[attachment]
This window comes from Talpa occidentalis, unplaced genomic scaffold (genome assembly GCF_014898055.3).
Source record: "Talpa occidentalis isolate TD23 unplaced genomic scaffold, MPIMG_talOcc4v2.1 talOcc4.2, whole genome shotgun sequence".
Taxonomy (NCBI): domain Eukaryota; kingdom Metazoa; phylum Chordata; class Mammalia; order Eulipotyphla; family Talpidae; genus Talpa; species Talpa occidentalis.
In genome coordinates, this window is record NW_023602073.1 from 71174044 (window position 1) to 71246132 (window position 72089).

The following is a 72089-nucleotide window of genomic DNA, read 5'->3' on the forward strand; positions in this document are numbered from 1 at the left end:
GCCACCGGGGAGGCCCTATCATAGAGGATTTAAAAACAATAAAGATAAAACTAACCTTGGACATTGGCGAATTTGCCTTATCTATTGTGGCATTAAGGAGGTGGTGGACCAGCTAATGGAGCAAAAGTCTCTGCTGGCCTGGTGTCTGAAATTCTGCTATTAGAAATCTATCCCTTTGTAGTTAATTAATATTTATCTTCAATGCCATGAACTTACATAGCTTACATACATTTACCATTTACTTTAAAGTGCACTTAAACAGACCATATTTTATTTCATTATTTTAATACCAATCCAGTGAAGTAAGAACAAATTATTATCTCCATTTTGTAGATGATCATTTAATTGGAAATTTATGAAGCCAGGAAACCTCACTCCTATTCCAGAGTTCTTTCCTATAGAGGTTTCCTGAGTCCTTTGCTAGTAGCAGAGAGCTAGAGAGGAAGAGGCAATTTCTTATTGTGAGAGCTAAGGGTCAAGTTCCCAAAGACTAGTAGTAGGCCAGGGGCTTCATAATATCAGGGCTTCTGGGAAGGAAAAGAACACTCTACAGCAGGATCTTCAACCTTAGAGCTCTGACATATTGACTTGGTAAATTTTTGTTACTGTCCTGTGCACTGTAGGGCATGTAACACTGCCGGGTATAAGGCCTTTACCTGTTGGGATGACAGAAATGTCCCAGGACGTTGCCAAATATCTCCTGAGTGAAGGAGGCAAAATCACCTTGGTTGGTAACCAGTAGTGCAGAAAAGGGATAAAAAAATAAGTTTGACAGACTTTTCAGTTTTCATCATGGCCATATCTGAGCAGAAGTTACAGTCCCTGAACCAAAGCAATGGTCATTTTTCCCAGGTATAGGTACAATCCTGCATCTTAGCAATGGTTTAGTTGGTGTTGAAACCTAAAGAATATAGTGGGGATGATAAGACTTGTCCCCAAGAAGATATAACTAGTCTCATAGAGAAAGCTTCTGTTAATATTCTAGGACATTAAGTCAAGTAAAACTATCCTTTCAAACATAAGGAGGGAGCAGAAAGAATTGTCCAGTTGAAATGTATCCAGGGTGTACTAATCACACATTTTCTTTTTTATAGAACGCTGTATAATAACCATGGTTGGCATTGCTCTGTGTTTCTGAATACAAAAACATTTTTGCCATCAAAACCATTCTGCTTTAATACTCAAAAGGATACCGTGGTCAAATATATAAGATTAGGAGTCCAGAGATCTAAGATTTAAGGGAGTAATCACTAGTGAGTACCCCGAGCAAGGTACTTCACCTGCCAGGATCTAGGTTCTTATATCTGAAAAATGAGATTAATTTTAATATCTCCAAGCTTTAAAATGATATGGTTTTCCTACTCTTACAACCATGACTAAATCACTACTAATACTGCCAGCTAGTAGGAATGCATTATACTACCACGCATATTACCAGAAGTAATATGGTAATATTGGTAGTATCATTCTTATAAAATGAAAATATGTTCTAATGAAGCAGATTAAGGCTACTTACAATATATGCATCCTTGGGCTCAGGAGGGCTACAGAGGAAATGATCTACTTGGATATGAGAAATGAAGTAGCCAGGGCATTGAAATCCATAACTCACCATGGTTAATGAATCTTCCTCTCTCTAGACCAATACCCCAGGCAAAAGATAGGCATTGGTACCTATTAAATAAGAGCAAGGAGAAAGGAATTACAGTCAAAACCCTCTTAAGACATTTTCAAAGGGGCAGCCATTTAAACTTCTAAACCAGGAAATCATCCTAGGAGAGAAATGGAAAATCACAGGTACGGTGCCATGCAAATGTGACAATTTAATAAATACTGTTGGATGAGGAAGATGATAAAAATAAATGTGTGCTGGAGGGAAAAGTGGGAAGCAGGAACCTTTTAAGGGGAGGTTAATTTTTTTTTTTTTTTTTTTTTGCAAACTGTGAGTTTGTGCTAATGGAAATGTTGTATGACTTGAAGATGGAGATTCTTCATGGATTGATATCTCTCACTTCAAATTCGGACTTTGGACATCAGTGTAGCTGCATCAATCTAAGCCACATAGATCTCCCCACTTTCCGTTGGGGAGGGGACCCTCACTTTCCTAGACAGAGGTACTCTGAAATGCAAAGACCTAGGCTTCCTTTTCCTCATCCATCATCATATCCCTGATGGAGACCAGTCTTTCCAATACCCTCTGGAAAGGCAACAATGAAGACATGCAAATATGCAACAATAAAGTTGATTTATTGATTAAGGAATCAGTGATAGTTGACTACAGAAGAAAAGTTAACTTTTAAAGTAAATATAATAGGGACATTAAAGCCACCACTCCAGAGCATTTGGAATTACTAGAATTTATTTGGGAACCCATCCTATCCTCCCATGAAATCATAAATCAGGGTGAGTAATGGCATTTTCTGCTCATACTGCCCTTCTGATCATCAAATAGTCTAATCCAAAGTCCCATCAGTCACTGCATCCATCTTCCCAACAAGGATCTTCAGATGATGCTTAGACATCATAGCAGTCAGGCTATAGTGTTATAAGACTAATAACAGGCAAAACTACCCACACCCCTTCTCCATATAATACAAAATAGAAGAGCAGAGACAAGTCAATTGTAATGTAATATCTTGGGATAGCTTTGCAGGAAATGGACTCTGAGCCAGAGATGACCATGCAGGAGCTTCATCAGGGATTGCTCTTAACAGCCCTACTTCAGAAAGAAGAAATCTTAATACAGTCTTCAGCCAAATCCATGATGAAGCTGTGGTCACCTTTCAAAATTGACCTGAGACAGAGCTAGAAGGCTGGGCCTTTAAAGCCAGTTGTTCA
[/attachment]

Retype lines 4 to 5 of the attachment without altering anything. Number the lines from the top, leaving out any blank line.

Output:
In genome coordinates, this window is record NW_023602073.1 from 71174044 (window position 1) to 71246132 (window position 72089).

The following is a 72089-nucleotide window of genomic DNA, read 5'->3' on the forward strand; positions in this document are numbered from 1 at the left end: